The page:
Interest in iSCSI growing steadily

Interest in iSCSI growing steadily

Storage over IP is an intriguing concept, one with many proponents and many views as to likely costs and how it should best be implemented.

iSCSI has been on the horizon for almost four years. It has the potential to be a disruptive technology by bringing server block I/O into common IP networking. The primary benefits of an iSCSI SAN — the consolidation of storage and storage management — can be realised with even the lowest performing and inexpensive implementations.

iSCSI’s introduction, however, has been delayed while performance concerns have been addressed, standards have been finalised and products developed to these standards. These products are expected to be available during the next few months.

Familiarity with iSCSI

In its recent survey of 300 organisations across Australia, IDC found that awareness of iSCSI is still relatively low, especially among small organisations.

Very few organisations claimed to be familiar with the technology and the benefits it can provide. Only 13 per cent of large organisations, 10 per cent of medium organisations and 25 per cent of small organisations claimed to be familiar or reasonably familiar with the technologies.

More than 75 per cent of small organisations, almost 90 per cent of medium organisations and 86 per cent of large organisations had not heard or only had a vague idea of iSCSI.

Understanding the benefits of iSCSI Technology

Few survey respondents were well informed about the benefits of iSCSI to their business. However, those answering this question displayed considerable understanding of the benefits of iSCSI technology and its potential place in their environment. The study showed that perceptions of the benefits that organisations are likely to gain from adoption of iSCSI vary widely.

The primary benefit survey respondents indicated was that they expect network switches to have a dual function. “Network switches with iSCSI will be able to be SANs on one side and network switches on the other” was given an average score of 3.81 out of a possible 5.

The average scores for the next five expected benefits ranked by the survey are very close. These include, “Network and storage vendors will compete to sell iSCSI products” (3.07); “In some cases it will be possible to combine iSCSI and LAN traffic” (3.04); “iSCSI can eliminate SAN islands” (3.00); “iSCSI will lead to a merging of separate storage and data networks staff” (3.00), and “iSCSI will offer more options for storage over WANs than fibre channel” (2.97).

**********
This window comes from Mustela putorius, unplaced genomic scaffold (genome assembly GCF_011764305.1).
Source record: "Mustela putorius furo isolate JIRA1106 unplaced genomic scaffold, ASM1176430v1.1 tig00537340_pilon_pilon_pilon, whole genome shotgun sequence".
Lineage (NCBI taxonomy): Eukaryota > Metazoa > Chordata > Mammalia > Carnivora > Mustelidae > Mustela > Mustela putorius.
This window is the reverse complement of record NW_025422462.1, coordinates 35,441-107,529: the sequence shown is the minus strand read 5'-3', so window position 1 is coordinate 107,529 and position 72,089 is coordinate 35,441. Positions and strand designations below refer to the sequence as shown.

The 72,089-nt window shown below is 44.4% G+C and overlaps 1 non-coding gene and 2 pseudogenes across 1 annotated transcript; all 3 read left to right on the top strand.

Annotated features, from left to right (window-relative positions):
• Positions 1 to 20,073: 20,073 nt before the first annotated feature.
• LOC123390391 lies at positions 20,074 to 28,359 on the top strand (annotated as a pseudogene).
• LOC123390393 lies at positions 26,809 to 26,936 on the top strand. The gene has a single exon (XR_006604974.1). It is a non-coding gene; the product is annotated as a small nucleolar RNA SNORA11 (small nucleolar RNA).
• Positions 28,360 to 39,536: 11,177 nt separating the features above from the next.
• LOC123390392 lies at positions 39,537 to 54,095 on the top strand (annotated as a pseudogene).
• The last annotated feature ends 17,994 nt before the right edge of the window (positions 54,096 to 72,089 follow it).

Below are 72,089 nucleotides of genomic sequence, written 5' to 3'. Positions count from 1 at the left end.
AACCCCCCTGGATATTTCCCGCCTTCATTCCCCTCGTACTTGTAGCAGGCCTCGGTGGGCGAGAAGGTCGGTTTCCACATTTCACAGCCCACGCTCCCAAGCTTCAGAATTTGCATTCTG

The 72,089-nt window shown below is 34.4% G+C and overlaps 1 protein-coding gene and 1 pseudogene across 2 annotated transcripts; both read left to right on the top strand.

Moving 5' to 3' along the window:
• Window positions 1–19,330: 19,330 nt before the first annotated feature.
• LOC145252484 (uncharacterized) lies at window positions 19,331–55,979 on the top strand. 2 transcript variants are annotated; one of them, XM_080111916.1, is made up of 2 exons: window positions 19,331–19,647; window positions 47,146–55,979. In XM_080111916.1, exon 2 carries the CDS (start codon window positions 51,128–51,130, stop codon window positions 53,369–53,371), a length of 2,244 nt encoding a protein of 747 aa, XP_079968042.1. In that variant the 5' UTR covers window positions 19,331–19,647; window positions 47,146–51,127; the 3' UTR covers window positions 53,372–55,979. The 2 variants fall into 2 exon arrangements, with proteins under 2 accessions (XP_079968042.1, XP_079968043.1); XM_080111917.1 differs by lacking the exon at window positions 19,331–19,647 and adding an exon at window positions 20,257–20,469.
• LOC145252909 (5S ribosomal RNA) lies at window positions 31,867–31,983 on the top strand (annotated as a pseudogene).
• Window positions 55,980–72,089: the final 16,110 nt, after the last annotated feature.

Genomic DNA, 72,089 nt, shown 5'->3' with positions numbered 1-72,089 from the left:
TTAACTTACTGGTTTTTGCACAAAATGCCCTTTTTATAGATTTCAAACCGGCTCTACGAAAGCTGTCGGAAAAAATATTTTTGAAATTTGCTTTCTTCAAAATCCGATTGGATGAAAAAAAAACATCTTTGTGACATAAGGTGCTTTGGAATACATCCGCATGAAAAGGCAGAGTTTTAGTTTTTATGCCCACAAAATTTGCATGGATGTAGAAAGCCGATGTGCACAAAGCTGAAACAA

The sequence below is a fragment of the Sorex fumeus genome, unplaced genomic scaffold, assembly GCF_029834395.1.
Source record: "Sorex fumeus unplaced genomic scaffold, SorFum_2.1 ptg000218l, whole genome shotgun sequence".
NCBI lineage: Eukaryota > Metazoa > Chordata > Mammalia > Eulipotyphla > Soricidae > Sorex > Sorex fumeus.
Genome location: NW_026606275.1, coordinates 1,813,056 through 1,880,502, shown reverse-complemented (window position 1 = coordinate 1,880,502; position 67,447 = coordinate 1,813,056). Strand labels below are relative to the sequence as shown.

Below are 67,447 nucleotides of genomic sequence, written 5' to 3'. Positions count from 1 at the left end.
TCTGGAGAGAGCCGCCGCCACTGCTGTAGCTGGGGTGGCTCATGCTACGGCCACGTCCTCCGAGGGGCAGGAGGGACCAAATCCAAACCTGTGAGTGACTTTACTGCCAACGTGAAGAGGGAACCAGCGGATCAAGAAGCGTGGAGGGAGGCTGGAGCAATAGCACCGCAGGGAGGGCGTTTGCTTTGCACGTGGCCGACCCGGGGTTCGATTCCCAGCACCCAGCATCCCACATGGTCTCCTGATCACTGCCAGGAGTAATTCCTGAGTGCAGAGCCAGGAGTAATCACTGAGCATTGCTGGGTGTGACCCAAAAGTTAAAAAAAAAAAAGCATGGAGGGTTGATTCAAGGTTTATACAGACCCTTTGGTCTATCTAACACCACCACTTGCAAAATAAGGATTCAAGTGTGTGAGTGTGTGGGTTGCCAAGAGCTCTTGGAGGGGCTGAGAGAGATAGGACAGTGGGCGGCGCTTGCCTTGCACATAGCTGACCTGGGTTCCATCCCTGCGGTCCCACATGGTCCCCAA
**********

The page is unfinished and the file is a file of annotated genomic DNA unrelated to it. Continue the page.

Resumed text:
Relatively low scores were accorded to “Network staff will be able to administer the storage functions of iSCSI SANs” (2.29), and “Network staff will be able to administer the network functions of iSCSI SANs” (2.24). This is interpreted as indicating these survey respondents already understand that the specific requirements and skills for storage are different from network administrators so that combined staff functions are not envisaged as an early justification for iSCSI.

Importance of iSCSI Features

The acceptance and adoption of iSCSI may depend on a user’s acceptance and understanding of the importance of some key features, limitations or pricing.

The key features that interest potential users in iSCSI technology are “Management features” (average score of 3.98 out of a possible 5), and “Security” (3.93).

Other features of interest include “Ease of use” (3.22), “Performance in relation to fibre channel” (3.19), and “Uses networking skills already available within the organisation” (3.12).

“Low price compared with fibre channel” is a very low consideration (average score 2.35). This suggests that users do not consider low pricing to be a requirement for iSCSI adoption. Consequently, emphasis on the other benefits should be a priority for iSCSI vendors.

The introduction of iSCSI: 2005 will be a banner year

Given the general lack of awareness and the uncertainty of the benefits, the recent survey revealed the likely timeframe for the early introduction of iSCSI is at least 18 months for small organisations, two to three years for medium organisations and 18 months to two years for large organisations. This indicates that 2005 will be the key year for iSCSI in Australia. w

Graham Penn is director, storage research, Asia/Pacific, IDC

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